The Redemption of Narrative: Terry Tempest Williams and Her Vision of the West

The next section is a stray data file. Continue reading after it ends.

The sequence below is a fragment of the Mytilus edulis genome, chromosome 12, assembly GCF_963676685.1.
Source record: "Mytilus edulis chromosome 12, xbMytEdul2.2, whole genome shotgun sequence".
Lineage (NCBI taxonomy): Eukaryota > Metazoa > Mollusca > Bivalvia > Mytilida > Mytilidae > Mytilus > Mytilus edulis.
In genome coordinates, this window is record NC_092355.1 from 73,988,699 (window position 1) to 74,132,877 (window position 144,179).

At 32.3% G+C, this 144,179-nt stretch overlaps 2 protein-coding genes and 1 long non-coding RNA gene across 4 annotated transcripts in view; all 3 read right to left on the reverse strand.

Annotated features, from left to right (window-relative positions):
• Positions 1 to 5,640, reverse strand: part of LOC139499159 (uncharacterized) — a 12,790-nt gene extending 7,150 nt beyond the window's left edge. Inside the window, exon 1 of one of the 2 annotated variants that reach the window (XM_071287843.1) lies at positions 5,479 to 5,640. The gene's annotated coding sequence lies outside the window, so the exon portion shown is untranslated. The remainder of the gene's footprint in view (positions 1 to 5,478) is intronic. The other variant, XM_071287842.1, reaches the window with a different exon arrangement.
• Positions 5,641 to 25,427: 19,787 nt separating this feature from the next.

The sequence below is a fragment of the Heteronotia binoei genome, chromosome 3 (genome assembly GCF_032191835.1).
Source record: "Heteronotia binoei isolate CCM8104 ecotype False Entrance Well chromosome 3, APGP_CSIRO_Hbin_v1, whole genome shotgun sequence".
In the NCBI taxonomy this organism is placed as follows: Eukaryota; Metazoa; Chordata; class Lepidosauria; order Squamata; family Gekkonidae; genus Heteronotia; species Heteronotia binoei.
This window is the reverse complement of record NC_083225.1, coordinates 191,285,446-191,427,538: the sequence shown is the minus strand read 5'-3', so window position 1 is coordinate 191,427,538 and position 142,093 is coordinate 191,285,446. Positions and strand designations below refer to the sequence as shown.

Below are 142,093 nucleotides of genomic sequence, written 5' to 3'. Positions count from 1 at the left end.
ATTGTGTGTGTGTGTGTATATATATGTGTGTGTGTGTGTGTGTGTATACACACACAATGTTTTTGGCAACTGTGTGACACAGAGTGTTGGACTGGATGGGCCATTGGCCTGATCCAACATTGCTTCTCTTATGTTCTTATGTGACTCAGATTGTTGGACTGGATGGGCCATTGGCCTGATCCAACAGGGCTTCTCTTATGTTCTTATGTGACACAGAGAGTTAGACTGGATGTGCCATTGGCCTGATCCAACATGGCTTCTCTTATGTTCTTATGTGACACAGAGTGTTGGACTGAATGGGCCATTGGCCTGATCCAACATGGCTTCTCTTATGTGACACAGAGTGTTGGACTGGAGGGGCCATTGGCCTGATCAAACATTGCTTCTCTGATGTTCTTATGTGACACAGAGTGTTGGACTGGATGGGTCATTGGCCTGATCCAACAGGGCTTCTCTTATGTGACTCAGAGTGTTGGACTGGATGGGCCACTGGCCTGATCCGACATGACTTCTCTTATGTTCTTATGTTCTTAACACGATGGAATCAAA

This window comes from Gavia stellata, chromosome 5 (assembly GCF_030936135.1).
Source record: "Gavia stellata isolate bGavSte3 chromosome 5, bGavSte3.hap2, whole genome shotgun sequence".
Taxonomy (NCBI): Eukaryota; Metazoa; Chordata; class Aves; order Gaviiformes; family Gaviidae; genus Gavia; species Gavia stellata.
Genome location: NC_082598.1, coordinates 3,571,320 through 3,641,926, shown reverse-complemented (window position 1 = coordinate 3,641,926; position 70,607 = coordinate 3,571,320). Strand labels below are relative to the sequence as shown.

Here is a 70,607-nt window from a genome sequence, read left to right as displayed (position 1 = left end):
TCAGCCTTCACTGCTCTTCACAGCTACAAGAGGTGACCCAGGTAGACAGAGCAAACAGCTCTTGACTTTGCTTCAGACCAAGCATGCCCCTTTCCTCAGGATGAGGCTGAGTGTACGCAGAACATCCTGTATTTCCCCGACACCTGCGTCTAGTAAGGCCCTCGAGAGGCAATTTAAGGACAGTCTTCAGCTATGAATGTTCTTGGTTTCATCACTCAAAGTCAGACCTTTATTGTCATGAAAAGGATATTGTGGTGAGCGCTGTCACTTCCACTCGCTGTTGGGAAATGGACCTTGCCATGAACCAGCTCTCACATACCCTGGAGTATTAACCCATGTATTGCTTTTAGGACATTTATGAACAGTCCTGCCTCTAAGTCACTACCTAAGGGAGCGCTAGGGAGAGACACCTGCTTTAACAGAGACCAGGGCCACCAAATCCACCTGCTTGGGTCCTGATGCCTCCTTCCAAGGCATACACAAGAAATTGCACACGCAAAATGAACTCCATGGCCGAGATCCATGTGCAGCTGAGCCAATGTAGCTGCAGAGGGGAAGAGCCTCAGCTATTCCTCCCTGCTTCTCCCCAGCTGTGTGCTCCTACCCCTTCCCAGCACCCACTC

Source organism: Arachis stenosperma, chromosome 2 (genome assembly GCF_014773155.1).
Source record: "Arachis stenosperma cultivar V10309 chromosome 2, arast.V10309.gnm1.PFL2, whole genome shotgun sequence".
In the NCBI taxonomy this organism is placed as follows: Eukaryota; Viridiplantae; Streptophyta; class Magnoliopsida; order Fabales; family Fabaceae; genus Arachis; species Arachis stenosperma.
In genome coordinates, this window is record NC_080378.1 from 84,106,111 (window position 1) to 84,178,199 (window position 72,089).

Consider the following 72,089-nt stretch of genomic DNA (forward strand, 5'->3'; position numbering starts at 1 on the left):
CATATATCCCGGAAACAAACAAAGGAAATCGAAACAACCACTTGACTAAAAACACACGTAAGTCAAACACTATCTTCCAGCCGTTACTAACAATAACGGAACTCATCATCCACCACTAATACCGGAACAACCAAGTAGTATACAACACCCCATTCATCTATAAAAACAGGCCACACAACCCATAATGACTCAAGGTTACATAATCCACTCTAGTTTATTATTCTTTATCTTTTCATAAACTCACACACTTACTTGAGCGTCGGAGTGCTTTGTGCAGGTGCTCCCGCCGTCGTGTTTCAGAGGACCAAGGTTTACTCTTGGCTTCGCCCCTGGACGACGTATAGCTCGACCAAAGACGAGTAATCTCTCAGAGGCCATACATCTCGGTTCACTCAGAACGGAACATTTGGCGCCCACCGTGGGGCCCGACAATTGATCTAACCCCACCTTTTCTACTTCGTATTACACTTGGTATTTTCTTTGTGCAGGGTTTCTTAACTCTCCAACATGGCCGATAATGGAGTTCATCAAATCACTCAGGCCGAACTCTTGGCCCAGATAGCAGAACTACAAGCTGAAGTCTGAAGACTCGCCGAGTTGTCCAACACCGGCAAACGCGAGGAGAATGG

Author and environmental activist Terry Tempest Williams argues that a lack of connection to the land is the direct result of our failure to care intimately about one another. From PIECES OF WHITE SHELL: A JOURNEY TO NAVAJOLAND (1984) to WHEN WOMEN WERE BIRDS: FIFTY-FOUR VARIATIONS ON VOICE (2012), her writing is born in the red-hot fires of contradiction. A Mormon and a believer in the power of women, an activist and a solitary writer, a student of science and a woman of faith, Williams celebrates paradox and lives both on the page and in the world. The first monograph to explore Williams's impressive and expanding literary canon, THE REDEMPTION OF NARRATIVE is divided into two sections. Part 1 compares Williams and poet and essayist Thomas Stearns Eliot, who share a personal belief system and a longing to find order and stability through language. Their respect for nature, their awareness of the divine in the natural world, and their deeply spiritual sensibility permeate their writing. In fact, Eliot and Williams follow a similar pathway toward personal epiphany and articulate their commitment to humankind in their art. Part 2 explores two of the literary communities to which Williams belongs, first, writers of creative nonfiction and literary journalism, and second, animal activists who advocate both for living things and for the planet that sustains them. The complex symbolic systems that heighten one's empathy with wildlife and encourage activism on behalf of the earth are at the heart of the study, which addresses recurring themes in Williams's work, including allegory, regionalism, reconciliation, spirituality, and a search for meaning.